# Will a ball fired through a focus of an ellipse eventually tend to a horizontal line?

A couple of years ago I came across this phenomenon which appears to be true although I am having difficulty proving it.

F and F' are foci of a billiard table in the shape of an ellipse. A ball is fired through one of the foci, I can prove that it will subsequently pass through the other focus (this is in fact the question that sparked off this idea). Now if we continue to follow the path of the ball then it seeems as though it will eventually tend to travel in a horizontal line. Some ideas I had were to create triangles and develop a recursive sequence of an angle and see if this tended to 0 or do a similar thing with the gradient of the path of the ball and see if this tended to 0 but couldn't quite get a nice formula either way.

This question is actually Exercise 4.3 in the following notes http://www.math.psu.edu/tabachni/Books/billiardsgeometry.pdf

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I took the liberty of adding an image (from math.cornell.edu/~mec/Summer2009/Remus/lesson2.html). –  Joseph O'Rourke Mar 21 '11 at 15:58
(Re-added the image, as the link was broken.) –  Joseph O'Rourke Jul 21 '13 at 19:54

Just a couple of hints. Let's say our ellipse has foci $F_1=(-a,0)$ and $F_2=(a,0)$. Your idea of looking at the sequence of angles $\theta_n$ that the ray makes with the x-axis after it passes from $F_1$ for the $n$th time, can be made to work!

At every stage consider $F_1\to X\to F_2\to Y\to F_1\to X'$, where $X,Y,X'$ are on the boundary. If $F_1X$ makes an angle $\theta_n$ with the x-axis then, $F_1X'$ makes an angle of $\theta_{n+1}$, however simple geometry shows $$\theta_{n+1}=\angle X'F_1F_2=\pi-\angle YF_1F_2=\angle F_2F_1X+(\angle F_1XF_2+\angle F_2YF_1)$$ $$\geq \angle F_2F_1X=\theta_n$$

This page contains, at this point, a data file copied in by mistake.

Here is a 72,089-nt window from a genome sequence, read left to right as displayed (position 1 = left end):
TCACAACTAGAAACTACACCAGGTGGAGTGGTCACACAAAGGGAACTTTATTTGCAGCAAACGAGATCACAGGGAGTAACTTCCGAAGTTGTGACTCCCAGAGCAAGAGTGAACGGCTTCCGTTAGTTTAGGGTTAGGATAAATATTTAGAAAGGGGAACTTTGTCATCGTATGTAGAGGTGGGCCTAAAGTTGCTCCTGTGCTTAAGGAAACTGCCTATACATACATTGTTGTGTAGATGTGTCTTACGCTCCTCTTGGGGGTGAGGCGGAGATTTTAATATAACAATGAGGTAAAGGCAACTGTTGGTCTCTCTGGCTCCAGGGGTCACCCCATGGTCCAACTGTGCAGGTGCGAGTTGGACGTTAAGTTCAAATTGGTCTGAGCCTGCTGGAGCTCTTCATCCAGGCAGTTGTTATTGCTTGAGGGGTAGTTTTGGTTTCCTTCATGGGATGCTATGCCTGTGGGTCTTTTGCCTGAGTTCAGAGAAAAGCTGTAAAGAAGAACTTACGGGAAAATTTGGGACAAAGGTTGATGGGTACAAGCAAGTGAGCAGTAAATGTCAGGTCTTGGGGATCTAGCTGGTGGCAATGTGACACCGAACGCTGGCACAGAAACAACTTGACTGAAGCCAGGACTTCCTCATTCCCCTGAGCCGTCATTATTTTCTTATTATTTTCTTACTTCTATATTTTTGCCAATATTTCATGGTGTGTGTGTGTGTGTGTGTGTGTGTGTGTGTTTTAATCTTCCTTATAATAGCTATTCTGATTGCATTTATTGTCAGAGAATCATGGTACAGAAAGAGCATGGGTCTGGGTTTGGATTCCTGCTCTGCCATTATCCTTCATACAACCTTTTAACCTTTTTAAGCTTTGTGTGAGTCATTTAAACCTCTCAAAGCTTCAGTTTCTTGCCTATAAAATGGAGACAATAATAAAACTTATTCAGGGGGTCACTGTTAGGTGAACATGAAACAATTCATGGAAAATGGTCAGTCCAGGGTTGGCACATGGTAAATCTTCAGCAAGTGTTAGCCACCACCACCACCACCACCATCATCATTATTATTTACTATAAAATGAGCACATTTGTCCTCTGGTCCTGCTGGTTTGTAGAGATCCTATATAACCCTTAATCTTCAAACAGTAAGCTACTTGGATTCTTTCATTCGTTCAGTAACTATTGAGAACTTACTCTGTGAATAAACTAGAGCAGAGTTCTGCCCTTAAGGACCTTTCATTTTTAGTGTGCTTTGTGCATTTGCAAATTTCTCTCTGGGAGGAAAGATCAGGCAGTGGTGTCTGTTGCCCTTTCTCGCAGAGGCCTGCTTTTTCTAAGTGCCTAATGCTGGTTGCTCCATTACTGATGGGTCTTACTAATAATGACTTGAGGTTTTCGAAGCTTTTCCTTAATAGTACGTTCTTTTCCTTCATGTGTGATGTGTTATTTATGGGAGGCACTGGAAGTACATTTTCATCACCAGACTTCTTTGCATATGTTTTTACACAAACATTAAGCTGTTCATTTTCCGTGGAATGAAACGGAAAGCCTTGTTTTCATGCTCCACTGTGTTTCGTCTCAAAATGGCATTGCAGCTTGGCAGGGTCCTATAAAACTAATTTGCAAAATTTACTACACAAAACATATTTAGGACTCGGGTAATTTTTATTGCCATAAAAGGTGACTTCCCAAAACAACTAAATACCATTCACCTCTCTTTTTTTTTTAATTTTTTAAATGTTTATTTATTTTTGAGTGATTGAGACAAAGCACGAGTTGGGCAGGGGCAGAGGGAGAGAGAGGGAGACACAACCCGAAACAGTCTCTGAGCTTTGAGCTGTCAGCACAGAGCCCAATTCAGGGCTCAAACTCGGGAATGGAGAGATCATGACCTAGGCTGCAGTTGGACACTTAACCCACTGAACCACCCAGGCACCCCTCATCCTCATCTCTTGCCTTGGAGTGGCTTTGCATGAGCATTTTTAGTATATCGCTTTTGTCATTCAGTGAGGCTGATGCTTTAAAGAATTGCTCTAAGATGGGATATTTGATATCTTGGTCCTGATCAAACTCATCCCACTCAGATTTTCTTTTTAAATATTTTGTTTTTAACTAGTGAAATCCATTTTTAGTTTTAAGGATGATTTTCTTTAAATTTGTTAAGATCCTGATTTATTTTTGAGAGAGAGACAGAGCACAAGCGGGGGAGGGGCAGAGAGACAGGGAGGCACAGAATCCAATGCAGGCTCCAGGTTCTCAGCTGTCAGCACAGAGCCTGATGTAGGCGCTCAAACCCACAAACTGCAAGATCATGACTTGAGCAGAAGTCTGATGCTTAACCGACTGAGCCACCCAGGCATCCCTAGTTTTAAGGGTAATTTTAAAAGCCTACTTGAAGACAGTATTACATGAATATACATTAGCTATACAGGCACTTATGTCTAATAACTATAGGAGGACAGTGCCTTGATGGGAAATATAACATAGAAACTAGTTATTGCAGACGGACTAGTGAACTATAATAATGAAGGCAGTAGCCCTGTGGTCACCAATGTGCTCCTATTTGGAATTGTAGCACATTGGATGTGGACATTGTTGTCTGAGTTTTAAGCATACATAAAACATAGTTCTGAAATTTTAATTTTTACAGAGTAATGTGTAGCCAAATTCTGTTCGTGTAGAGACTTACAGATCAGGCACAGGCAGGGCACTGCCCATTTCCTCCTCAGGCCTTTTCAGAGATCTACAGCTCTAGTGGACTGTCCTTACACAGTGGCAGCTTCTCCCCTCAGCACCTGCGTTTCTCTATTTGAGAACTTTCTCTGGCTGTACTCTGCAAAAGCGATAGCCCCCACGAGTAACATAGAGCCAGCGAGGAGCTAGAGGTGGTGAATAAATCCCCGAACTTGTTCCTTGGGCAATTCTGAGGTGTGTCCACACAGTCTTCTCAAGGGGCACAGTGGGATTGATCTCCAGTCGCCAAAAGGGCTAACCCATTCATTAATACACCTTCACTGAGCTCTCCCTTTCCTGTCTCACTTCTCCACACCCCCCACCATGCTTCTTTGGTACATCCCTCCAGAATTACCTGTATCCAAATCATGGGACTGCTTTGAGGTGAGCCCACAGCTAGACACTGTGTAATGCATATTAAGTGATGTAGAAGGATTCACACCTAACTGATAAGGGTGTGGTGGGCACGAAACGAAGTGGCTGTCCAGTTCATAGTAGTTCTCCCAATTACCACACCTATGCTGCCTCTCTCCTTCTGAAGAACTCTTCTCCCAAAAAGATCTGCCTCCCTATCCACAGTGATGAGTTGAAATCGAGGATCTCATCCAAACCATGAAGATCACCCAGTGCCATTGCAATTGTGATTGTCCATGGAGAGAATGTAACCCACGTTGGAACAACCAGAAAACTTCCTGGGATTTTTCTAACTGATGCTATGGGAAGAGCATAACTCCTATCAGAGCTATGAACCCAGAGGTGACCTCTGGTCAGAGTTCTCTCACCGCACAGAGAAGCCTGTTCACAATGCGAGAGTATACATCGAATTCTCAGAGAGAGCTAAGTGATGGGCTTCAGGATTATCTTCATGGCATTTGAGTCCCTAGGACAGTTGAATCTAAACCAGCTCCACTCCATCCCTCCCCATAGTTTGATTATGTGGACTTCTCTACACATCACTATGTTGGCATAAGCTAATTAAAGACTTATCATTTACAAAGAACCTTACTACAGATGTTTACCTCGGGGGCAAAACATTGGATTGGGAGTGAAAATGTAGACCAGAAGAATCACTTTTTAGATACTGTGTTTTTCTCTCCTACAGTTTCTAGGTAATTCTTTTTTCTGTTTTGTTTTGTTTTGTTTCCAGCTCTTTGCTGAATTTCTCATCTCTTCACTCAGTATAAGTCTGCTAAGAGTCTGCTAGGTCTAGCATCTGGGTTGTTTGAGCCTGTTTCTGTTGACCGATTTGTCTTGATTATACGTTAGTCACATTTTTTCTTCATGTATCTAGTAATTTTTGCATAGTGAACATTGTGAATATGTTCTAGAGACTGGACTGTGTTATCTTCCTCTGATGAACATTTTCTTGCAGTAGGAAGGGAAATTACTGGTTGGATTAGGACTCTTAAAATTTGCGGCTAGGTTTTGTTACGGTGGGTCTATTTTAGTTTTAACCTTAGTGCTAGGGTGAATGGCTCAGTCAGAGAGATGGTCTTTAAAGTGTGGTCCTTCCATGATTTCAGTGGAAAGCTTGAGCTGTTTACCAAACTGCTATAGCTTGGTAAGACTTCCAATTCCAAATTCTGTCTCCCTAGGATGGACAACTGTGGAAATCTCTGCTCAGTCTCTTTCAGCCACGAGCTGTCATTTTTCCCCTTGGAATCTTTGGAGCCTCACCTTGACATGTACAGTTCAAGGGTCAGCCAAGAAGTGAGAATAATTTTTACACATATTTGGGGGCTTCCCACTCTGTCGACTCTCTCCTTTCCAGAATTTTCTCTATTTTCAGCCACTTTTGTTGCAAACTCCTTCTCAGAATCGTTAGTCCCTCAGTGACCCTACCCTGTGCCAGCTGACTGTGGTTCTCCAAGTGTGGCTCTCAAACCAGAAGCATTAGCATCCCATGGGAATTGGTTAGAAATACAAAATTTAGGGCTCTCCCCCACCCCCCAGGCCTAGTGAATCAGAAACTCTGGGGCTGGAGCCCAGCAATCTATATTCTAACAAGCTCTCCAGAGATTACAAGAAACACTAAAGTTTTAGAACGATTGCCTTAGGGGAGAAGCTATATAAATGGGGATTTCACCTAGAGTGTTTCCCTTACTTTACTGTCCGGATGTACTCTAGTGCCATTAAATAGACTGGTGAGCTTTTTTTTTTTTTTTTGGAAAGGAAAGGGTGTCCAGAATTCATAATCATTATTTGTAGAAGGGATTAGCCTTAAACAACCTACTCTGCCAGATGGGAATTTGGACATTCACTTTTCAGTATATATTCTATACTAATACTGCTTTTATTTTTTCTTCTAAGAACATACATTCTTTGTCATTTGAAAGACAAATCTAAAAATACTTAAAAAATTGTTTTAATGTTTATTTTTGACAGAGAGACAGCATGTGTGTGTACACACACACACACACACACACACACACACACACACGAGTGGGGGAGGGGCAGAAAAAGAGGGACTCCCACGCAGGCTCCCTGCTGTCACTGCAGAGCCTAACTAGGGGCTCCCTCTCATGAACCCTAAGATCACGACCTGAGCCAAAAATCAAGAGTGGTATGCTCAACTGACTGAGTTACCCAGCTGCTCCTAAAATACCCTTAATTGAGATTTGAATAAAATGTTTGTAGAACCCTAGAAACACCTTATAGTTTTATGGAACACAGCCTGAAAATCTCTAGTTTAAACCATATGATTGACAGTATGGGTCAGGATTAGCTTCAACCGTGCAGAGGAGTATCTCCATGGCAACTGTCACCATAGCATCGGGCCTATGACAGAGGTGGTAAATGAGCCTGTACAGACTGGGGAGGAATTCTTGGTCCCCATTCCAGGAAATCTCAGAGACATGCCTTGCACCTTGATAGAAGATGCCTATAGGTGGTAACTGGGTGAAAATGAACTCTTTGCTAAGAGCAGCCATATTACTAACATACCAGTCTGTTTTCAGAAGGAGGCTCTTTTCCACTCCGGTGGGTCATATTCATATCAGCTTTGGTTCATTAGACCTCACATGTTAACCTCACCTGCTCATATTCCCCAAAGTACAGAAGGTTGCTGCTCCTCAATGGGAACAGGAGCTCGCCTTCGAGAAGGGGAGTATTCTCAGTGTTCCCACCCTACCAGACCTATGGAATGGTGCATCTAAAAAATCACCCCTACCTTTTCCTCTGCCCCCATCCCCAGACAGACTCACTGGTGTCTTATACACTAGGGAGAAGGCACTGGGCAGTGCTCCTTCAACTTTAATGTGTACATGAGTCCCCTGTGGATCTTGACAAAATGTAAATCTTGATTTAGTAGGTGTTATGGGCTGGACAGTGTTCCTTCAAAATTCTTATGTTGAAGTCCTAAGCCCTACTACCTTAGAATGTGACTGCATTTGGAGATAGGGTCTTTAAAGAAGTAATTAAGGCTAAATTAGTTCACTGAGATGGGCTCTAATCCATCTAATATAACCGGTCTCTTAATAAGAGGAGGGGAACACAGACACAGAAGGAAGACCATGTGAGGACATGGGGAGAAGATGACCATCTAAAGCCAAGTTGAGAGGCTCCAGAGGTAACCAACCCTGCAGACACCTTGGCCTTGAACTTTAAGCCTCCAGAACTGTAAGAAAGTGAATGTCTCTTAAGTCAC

So $\{\theta_n\}$ is a monotonic increasing sequence on $(0,\pi)$, and therefore it must have a limit. It is easy to show that this limit has to be $\pi$, proving your assertion.

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Edit: sorry, there used to be a completely wrong solution here (I thought that a certain singular curve was a projective line). Now it is fixed.

There is another solution using algebraic geometry. Identify the ellipse with the projective line by sending the two points where the line through the foci meets the ellipse to $0$ and $\infty$. The map we get by starting from a point on the ellipse, getting the second intersection of the line through it and $F$ with the ellipse, then getting the second intersection of the line through that point and $F'$ with the ellipse is an invertible algebraic map sending $0$ to $0$ and $\infty$ to $\infty$, so it must have the form $x \mapsto cx$ for some constant $c$ (depending on the eccentricity). Thus, the billiard ball approaches the horizontal line at an exponential rate.

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You can figure out what $c$ is by looking at the action on the tangent spaces at $0$ and $\infty$. Let the distance between the focii be $2a$ and let $R$ be the major radius. Then going through the first focus, as a map from the tangent space at $0$ to the tangent space at $\infty$, is dilation by $(R+a)/(R-a)$. Going back from $\infty$ to $0$ is dilation by that factor again. So $c=(R+a)^2/(R-a)^2$. –  David Speyer Mar 21 '11 at 20:13